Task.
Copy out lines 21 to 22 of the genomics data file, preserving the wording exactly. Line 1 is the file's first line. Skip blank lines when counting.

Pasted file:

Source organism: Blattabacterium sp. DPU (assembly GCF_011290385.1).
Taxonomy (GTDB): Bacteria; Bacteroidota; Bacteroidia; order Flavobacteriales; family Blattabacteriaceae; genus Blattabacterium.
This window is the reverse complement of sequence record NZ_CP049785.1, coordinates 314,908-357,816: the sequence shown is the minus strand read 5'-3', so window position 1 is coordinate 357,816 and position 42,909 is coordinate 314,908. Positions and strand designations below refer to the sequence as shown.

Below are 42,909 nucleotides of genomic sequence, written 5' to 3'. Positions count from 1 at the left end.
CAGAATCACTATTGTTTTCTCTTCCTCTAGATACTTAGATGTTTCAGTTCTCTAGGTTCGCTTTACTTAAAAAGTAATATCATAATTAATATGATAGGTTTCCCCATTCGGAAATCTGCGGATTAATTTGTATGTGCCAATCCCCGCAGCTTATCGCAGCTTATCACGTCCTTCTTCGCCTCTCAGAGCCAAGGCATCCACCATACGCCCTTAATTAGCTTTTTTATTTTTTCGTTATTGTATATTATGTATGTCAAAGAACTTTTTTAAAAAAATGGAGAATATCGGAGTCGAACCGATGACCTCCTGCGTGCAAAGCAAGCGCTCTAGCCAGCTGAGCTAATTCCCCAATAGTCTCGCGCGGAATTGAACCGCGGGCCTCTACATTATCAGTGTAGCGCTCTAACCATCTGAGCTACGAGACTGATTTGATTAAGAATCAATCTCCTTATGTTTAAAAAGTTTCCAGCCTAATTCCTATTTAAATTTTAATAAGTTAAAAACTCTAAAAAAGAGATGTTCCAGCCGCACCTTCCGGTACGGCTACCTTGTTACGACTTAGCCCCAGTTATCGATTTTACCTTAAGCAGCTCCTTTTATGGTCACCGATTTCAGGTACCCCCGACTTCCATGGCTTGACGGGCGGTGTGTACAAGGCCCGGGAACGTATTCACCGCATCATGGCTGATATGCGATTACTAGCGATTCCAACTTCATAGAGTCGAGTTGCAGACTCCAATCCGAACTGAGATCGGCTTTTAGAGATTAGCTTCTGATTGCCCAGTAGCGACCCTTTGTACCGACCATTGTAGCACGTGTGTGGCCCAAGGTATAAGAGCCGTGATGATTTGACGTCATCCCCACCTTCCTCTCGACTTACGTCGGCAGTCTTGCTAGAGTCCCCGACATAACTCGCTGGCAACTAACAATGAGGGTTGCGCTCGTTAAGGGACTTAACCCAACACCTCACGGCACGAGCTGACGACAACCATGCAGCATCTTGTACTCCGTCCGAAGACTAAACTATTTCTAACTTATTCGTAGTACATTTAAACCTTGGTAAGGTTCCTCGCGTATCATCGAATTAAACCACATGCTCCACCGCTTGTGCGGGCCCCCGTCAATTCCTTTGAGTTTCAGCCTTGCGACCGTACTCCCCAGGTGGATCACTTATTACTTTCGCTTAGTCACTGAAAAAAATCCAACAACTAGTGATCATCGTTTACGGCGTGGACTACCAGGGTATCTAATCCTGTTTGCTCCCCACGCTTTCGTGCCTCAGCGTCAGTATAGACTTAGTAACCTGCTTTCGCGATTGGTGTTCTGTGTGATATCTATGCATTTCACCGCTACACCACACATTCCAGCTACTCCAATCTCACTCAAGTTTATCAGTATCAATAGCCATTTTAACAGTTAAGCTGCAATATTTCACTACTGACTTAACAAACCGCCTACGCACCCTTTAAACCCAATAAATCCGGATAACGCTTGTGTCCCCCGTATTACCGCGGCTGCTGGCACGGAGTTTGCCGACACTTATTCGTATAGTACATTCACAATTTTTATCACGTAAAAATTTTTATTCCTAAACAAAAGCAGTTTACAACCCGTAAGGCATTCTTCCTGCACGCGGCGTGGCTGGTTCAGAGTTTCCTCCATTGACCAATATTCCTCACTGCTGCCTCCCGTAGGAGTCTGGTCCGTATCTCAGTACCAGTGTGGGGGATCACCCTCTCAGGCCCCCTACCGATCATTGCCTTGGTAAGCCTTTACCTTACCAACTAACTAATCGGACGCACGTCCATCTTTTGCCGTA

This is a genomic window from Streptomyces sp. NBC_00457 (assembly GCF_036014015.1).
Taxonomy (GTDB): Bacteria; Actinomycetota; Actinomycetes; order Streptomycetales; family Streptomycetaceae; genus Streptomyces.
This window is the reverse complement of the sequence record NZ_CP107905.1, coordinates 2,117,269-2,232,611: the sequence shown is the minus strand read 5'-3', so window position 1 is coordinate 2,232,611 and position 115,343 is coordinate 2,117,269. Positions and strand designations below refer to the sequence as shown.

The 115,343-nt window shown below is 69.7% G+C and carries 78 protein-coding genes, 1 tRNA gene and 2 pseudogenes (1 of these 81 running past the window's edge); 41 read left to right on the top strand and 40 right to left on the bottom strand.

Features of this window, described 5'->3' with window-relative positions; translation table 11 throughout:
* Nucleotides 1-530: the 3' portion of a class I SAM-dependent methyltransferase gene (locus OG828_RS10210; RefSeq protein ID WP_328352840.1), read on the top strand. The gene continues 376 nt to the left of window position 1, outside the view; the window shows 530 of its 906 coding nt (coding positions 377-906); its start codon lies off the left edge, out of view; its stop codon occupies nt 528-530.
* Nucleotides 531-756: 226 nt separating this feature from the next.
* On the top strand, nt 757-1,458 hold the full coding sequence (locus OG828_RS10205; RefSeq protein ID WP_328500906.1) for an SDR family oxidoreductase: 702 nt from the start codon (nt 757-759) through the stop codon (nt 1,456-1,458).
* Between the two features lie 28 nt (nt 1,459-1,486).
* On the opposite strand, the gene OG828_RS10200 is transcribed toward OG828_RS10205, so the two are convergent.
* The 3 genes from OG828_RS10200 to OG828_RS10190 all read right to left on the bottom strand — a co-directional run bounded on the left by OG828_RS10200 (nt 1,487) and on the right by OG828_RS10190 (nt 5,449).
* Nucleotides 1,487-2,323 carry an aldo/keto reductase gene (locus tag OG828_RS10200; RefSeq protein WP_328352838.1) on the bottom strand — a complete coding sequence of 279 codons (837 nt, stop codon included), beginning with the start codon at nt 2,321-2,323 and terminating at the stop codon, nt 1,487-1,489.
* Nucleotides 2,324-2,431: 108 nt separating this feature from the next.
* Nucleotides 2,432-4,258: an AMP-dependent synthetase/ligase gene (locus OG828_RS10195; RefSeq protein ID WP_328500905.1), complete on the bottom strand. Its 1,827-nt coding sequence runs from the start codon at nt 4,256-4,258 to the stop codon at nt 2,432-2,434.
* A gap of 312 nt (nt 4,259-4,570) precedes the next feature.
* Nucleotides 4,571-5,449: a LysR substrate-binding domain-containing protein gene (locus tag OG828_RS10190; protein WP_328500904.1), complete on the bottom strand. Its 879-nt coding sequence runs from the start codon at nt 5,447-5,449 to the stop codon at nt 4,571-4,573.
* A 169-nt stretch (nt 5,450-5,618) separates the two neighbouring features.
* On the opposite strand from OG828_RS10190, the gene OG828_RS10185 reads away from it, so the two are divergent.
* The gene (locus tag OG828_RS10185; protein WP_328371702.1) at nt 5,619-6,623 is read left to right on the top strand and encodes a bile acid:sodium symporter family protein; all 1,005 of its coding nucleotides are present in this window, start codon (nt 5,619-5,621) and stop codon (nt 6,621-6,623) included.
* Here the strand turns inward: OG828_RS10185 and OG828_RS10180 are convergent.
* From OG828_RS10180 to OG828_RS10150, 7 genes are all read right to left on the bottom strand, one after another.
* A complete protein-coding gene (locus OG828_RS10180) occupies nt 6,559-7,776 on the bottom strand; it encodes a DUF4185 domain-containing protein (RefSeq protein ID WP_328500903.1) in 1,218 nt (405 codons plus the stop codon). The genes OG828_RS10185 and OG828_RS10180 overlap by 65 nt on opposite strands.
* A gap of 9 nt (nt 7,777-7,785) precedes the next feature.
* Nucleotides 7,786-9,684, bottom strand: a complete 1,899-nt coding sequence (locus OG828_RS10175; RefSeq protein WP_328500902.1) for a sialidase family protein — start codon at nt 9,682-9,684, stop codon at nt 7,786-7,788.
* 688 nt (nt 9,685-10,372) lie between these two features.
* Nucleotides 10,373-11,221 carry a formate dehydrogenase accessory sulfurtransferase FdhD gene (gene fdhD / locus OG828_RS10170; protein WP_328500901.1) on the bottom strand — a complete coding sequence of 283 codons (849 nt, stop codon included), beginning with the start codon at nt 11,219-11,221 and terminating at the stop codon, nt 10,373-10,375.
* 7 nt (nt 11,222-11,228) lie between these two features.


* Nucleotides 4,571-5,449: a LysR substrate-binding domain-containing protein gene (locus tag OG828_RS10190; protein WP_328500904.1), complete on the bottom strand. Its 879-nt coding sequence runs from the start codon at nt 5,447-5,449 to the stop codon at nt 4,571-4,573.
* A 169-nt stretch (nt 5,450-5,618) separates the two neighbouring features.